- KMC chairman says factory is up and running with a slaughtering and canning capacity of 50 large animals.
- Munya says the same contractor who had been working on the project will complete it since "the issues with him were resolved".
The ongoing modernisation of the Kenya Meat Commission’s production plant in Athi River will cost Sh900 million, Agriculture CS Peter Munya has said.
Munya said KMC had been allocated all the money it had requested for to complete the modernisation by December.
He said the government gave Sh500 million in the first phase in 2018. “They have received the allocations,” the minister said.
Munya said the company will be allocated money to complete its staff rationalisation process, settle debts, including money owed to farmers who supplied livestock since 2016, among other suppliers.
The CS addressed the press after he inspected the plant at KMC headquarters in Athi River, Machakos county, on Friday.
Munya said all decisions had been made to effect the turnaround project at KMC to make it operate optimally and make profits so as to become self-sustainable.
“I came to familiarise myself with what is happening at KMC. They are in the process of completing modernisation of the processing plant,” he said.
“We have set the project’s completion target for December and we intend to come back in August to assess the progress.”
Munya said the contractor who had been working on the project will complete it since “the issues with him were resolved”.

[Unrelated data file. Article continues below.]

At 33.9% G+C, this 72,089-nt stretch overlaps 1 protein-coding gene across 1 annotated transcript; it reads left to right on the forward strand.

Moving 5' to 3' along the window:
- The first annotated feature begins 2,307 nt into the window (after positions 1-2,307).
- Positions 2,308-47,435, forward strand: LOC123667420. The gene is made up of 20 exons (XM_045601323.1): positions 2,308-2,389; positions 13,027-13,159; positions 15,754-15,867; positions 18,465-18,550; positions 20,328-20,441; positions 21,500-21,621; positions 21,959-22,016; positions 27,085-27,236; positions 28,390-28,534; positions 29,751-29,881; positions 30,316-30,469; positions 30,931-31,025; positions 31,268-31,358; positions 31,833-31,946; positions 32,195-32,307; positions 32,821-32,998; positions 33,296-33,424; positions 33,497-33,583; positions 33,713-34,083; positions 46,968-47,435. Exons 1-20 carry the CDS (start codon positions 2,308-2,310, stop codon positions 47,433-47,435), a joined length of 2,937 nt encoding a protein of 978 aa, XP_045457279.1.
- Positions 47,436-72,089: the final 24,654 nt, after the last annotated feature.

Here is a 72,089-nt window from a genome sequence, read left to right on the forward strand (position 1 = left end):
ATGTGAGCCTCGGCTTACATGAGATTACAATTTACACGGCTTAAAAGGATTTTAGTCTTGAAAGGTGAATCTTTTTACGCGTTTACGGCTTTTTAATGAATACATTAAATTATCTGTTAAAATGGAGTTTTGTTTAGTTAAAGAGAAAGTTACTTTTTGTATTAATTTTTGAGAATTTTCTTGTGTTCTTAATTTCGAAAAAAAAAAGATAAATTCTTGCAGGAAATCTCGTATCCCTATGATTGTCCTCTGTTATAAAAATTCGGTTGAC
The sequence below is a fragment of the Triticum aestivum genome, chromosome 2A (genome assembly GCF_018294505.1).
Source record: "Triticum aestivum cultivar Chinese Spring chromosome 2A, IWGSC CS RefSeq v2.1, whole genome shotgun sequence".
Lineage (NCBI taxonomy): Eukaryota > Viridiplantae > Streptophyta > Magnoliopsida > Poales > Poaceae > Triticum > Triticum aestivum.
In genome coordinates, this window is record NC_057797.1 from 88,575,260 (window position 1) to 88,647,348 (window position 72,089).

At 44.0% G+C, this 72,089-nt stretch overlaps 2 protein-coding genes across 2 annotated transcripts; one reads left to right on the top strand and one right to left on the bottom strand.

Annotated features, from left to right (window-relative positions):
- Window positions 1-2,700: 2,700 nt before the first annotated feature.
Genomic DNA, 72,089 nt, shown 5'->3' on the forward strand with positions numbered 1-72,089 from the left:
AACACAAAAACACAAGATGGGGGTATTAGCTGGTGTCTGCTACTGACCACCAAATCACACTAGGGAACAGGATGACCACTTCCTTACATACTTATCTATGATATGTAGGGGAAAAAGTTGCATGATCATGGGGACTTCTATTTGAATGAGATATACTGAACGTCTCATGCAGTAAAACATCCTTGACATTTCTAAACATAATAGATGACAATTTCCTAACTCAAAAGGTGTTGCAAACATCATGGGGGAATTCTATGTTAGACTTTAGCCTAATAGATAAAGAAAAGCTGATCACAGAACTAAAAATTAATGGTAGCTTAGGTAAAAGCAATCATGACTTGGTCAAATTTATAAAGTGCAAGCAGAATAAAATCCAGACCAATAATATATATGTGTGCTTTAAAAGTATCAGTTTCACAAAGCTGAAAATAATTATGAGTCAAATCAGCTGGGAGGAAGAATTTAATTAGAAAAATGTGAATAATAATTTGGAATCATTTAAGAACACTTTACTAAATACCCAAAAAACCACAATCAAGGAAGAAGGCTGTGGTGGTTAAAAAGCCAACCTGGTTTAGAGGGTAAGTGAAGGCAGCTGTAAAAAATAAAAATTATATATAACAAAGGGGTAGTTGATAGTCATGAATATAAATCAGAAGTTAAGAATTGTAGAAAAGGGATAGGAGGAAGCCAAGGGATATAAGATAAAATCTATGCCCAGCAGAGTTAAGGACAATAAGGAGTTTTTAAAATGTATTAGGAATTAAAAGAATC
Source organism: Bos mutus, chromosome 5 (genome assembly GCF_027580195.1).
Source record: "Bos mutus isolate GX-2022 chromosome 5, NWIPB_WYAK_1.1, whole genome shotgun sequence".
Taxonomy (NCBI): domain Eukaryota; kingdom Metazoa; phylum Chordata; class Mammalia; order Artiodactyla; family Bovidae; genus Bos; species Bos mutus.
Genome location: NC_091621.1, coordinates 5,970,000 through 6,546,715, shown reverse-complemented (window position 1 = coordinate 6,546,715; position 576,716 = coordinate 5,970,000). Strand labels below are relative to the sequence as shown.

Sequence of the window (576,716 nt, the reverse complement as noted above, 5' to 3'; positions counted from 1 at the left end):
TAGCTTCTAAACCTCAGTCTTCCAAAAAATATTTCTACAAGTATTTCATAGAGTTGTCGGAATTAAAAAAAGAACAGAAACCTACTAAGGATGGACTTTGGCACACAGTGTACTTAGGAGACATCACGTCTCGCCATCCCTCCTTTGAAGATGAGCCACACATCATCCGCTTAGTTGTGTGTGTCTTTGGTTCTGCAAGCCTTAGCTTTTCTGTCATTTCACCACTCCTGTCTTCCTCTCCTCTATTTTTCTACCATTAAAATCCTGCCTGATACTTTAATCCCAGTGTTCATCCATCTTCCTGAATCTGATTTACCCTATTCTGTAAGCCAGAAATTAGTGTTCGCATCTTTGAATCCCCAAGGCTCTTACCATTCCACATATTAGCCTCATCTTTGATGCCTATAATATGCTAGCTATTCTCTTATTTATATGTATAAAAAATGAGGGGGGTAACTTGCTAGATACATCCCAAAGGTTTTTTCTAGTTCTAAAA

“We will not entertain any delay in the completion of this project any further,” he said.
He was accompanied by CAS Jebii Kilimo, Athi River deputy commissioner David Juma, KMC managing commissioner James ole Seriani and chairman Joseph Kasaon.
Kasaon said the factory was up and running with a slaughtering and canning capacity of 50 large animals.
“We hope that soon, we will be able to slaughter more animals. The current capacity is 50 animals but we can slaughter up to 500 large and 1,000 small animals each day,” he said. Kasaon said the factory is over 80 years old, hence outdated technology.
Munya said the government believes KMC is a strategic asset for the livestock sector and in adding value and supporting farmers to access local and global markets.
He asked the managing commissioner to ensure all the strategic decisions that had been made were implemented.
“We believe in the Buy Kenya Build Kenya policy. All government institutions and agencies that consume livestock products should be able to buy them from here. Unfortunately, the capacity isn’t there. So, even if we insisted of them being sold, we will not get supply,” the CS said.
Munya said privatisation of KMC may not work since it had not worked for most state institutions.
KMC, the CS said, must generate its own money to run itself.
Munya said the report on debtors’ verification had been completed and, therefore, all the debtors will be paid.
“It’s unfortunate that it has taken that long, they are being allocated capital so that they are able to run the business,” the CS said
"Apart from modernisation, KMC needs capital for buying livestock and selling their products."
He said KMC should use its numerous assets to generate revenue for self-sustainability.
“Squatters are invading and taking over the assets. We want to see how they can secure the assets to generate revenue,” Munya said.
Edited by R.Wamochie